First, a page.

For the first time, shelter agencies from across the NWT were in the same room sharing ideas on best practices to meet the challenges of homelessness in Canada’s North.
The Yellowknife Homelessness Coalition (YHC) hosted a workshop and demonstration to introduce shelter agencies from Tuktoyaktuk to Fort Smith to a computer-based tracking system in Yellowknife last Thursday.
Called the “Homeless Individuals and Families Information System” (HIFIS), the computer software was developed by the federal government to track who’s using what shelters when.
Dayle Hernblad, coordinator with the YHC and organizer of the workshop, said while Yellowknife shelters have been successfully using HIFIS for years, ideally the system will be adopted across the territory.
Hernblad said NWT shelters face unique challenges such as cold weather, higher numbers of addictions and other social issues, as well as isolation experienced by a large chunk of the population. Adopting the HIFIS system will hopefully shed some light on areas of concern so work can begin on solutions, she said.
“(HIFIS) keeps data and history and helps us to basically understand homelessness and the use of shelters by different populations, different ages and different genders,” Hernblad said.
The software is offered free of charge to sheltering agencies by the federal government. A representative was in Yellowknife for the workshop to give a demonstration on using the program.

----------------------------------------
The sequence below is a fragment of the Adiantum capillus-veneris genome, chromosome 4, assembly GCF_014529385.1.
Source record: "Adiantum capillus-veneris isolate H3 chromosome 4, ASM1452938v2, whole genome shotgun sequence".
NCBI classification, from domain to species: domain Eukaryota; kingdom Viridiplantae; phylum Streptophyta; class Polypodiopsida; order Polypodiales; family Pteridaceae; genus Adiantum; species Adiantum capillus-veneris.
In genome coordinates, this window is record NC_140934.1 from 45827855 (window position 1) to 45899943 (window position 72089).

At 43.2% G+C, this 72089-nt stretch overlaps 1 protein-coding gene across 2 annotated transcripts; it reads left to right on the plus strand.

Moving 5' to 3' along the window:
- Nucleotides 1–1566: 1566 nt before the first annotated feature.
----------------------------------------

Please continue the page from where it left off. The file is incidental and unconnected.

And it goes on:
NWT shelters often overwhelmed
Until now, the territory’s shelters have not been able to arrange for the software because of capacity issues and high staff turnover, Hernblad said.
Speaking for the Yellowknife shelters, she said they are constantly faced with training new staff who don’t necessarily stick around when a more attractive salary is offered. The problem is exacerbated by Yellowknife’s higher-than-average cost of living.
Beyond sharing the technology, the workshop last week gave shelter agencies the opportunity to discuss problems such as staffing, a giant leap forward for communication and collaboration in the territory, Herbland said.
The GNWT also sent representatives to participate in the workshop and join in the dialogue.
Optimism for change growing in Yellowknife
Hernblad said there appears to be a renewed air of optimism when it comes to addressing homelessness in Canada.
National discussion has been growing about the success of a transformational housing model called Housing First. The new model rapidly moves homeless individuals into houses, a change from the former model that has individuals moved slowly through a step-by-step system towards permanent housing.
Projects like Betty House – currently under construction in Yellowknife – that provide immediate transitional housing for homeless individuals is building excitement in the city as the project moves closer to opening this spring, Hernblad said.
“We, because of our unique challenges in the North, are strongly encouraged (to use the model),” she said.
“Certainly it feels like in Yellowknife anyway that there is a renewed excitement or belief that we can affect change.”